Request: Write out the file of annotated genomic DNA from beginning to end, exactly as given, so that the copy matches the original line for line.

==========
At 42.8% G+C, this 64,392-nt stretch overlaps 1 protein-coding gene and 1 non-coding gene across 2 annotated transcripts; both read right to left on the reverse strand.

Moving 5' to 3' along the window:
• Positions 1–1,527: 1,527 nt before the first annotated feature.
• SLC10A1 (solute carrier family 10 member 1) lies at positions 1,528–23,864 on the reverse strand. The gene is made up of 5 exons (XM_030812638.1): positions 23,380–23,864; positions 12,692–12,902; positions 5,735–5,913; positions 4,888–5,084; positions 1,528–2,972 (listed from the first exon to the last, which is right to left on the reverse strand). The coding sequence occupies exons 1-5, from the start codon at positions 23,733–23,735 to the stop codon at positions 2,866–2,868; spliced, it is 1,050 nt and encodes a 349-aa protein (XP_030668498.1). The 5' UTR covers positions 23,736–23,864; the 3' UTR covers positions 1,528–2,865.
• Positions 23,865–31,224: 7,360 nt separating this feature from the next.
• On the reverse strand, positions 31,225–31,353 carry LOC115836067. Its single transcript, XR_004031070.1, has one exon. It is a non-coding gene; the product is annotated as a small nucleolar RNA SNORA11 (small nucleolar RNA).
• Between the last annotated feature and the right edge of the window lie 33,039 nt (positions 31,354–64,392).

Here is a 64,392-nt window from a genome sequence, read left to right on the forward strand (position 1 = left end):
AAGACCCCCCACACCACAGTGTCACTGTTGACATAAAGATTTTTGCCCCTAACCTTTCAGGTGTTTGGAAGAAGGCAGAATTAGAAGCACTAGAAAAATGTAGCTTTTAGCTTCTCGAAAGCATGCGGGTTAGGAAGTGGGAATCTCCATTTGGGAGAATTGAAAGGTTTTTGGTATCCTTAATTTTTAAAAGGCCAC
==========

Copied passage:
At 42.8% G+C, this 64,392-nt stretch overlaps 1 protein-coding gene and 1 non-coding gene across 2 annotated transcripts; both read right to left on the reverse strand.

Moving 5' to 3' along the window:
• Positions 1–1,527: 1,527 nt before the first annotated feature.
• SLC10A1 (solute carrier family 10 member 1) lies at positions 1,528–23,864 on the reverse strand. The gene is made up of 5 exons (XM_030812638.1): positions 23,380–23,864; positions 12,692–12,902; positions 5,735–5,913; positions 4,888–5,084; positions 1,528–2,972 (listed from the first exon to the last, which is right to left on the reverse strand). The coding sequence occupies exons 1-5, from the start codon at positions 23,733–23,735 to the stop codon at positions 2,866–2,868; spliced, it is 1,050 nt and encodes a 349-aa protein (XP_030668498.1). The 5' UTR covers positions 23,736–23,864; the 3' UTR covers positions 1,528–2,865.
• Positions 23,865–31,224: 7,360 nt separating this feature from the next.
• On the reverse strand, positions 31,225–31,353 carry LOC115836067. Its single transcript, XR_004031070.1, has one exon. It is a non-coding gene; the product is annotated as a small nucleolar RNA SNORA11 (small nucleolar RNA).
• Between the last annotated feature and the right edge of the window lie 33,039 nt (positions 31,354–64,392).

Here is a 64,392-nt window from a genome sequence, read left to right on the forward strand (position 1 = left end):
AAGACCCCCCACACCACAGTGTCACTGTTGACATAAAGATTTTTGCCCCTAACCTTTCAGGTGTTTGGAAGAAGGCAGAATTAGAAGCACTAGAAAAATGTAGCTTTTAGCTTCTCGAAAGCATGCGGGTTAGGAAGTGGGAATCTCCATTTGGGAGAATTGAAAGGTTTTTGGTATCCTTAATTTTTAAAAGGCCAC